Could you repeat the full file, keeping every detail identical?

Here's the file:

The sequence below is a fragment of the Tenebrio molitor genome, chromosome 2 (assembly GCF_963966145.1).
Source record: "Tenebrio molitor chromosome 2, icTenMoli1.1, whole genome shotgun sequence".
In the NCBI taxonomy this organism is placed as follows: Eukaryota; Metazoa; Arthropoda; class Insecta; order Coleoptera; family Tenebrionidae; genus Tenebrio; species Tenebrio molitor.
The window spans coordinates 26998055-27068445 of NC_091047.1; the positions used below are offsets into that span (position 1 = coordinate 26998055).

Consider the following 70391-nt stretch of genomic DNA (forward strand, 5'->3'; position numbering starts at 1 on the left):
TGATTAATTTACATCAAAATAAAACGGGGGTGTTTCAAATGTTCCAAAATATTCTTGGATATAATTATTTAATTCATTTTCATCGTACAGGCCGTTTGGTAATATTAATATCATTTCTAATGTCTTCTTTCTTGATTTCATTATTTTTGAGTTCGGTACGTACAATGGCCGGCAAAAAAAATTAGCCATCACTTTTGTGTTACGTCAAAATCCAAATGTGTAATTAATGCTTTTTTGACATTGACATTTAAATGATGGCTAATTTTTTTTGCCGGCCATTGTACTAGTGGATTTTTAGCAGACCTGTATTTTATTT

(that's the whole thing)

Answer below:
The sequence below is a fragment of the Tenebrio molitor genome, chromosome 2 (assembly GCF_963966145.1).
Source record: "Tenebrio molitor chromosome 2, icTenMoli1.1, whole genome shotgun sequence".
In the NCBI taxonomy this organism is placed as follows: Eukaryota; Metazoa; Arthropoda; class Insecta; order Coleoptera; family Tenebrionidae; genus Tenebrio; species Tenebrio molitor.
The window spans coordinates 26998055-27068445 of NC_091047.1; the positions used below are offsets into that span (position 1 = coordinate 26998055).

Consider the following 70391-nt stretch of genomic DNA (forward strand, 5'->3'; position numbering starts at 1 on the left):
TGATTAATTTACATCAAAATAAAACGGGGGTGTTTCAAATGTTCCAAAATATTCTTGGATATAATTATTTAATTCATTTTCATCGTACAGGCCGTTTGGTAATATTAATATCATTTCTAATGTCTTCTTTCTTGATTTCATTATTTTTGAGTTCGGTACGTACAATGGCCGGCAAAAAAAATTAGCCATCACTTTTGTGTTACGTCAAAATCCAAATGTGTAATTAATGCTTTTTTGACATTGACATTTAAATGATGGCTAATTTTTTTTGCCGGCCATTGTACTAGTGGATTTTTAGCAGACCTGTATTTTATTT